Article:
Congenital heart defects may not increase severe Covid-19 risk: study

Adults and children born with heart defects had a lower than expected chance of developing moderate or severe symptoms of Covid-19, according to a new study which has warned that elderly patients with similar birth conditions may have a profile of different risk.

Scientists, including those at Columbia University Irving Medical Center, performed a retrospective analysis of more than 7,000 patients at the congenital heart center at Vagelos College of Physicians and Surgeons in the United States.

According to the study, published in the Journal of the American Heart Association, only 53 congenital heart patients (43 adults and 10 children) – less than 0.8% of heart center patients – presented to their doctors with symptoms of new coronavirus infection from march to june.

Scientists said more than 80% (43) of these patients had mild symptoms, nine developed moderate to severe symptoms, and three patients died.

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“At the start of the pandemic, many feared that congenital heart disease was as important a risk factor for severe Covid-19 as cardiovascular disease in adulthood,” said study co-author Matthew Lewis.

“We were reassured by the low number of congenital heart patients who required hospitalization for Covid-19 and the relatively good outcomes for these patients,” Lewis said.

During the study period, scientists said that about 20% of people in the New York metropolitan area of ​​the United States were believed to have been infected with the coronavirus.

Researchers found that patients with a genetic syndrome and adults with advanced disease due to their congenital heart defect were more likely to develop moderate to severe symptoms, although the type of congenital heart defect of a individual does not affect the severity of symptoms.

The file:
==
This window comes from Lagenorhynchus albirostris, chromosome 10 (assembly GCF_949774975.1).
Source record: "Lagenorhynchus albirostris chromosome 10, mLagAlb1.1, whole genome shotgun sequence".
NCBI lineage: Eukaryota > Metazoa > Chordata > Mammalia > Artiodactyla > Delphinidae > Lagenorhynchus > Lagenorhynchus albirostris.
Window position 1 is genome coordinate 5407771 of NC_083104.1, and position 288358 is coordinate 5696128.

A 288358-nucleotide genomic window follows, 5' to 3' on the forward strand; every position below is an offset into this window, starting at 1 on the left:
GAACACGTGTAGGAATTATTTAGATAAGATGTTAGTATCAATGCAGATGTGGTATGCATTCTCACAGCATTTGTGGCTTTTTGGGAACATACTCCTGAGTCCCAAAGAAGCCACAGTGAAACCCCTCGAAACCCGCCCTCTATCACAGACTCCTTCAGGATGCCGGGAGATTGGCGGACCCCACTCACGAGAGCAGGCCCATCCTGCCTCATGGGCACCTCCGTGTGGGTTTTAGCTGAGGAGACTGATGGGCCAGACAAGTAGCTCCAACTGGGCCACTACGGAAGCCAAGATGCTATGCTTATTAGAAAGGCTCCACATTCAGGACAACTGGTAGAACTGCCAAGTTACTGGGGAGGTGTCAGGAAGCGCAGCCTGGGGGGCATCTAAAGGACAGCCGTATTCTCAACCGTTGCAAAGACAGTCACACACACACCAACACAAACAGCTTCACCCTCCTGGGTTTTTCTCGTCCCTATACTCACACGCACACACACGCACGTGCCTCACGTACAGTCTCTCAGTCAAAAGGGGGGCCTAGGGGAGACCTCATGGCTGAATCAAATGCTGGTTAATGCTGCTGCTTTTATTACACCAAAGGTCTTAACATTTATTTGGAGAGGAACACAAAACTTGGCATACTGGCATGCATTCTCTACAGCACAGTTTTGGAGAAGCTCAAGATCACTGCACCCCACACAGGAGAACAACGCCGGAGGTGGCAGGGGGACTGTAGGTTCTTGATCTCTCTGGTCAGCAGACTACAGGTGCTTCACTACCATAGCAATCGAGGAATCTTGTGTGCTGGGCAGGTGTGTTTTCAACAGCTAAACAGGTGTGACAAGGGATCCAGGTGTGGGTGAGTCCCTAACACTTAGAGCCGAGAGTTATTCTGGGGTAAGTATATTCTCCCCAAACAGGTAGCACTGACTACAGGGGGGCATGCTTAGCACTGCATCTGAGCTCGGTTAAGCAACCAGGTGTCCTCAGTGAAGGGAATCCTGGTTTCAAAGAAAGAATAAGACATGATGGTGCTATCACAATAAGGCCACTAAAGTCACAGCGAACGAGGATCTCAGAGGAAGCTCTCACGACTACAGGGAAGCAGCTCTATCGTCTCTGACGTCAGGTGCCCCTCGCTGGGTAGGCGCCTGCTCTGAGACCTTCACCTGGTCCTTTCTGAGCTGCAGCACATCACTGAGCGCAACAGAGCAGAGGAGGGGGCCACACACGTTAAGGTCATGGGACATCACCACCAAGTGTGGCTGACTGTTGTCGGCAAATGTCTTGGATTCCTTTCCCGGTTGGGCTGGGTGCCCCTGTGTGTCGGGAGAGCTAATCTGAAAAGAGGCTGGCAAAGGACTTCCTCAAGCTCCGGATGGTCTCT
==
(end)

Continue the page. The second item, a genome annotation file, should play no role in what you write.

Although the study sample is small, scientists believe that congenital heart disease alone may not be enough to increase the risk of severe Covid-19 symptoms.

Citing the limitations of the study’s findings, the researchers speculate that patients may have adhered more strictly to social distancing guidelines compared to the general population, given publicity about increased risk of Covid- 19 in patients with heart disease.

They cautioned that people with congenital heart disease should continue to practice strict social distancing and follow all CDC guidelines, as these measures likely contribute to the study results.

The younger average age (34 years) of these patients and a lower incidence of acquired cardiac risk factors compared to others with severe Covid-19 may explain why fewer congenital heart patients than expected had symptoms. serious, notes the study.

“It’s possible that elderly patients with congenital heart disease have a different risk profile than the general population,” said Brett Anderson, another study co-author from Columbia University.

“We still need to define what those risk factors are,” Anderson added.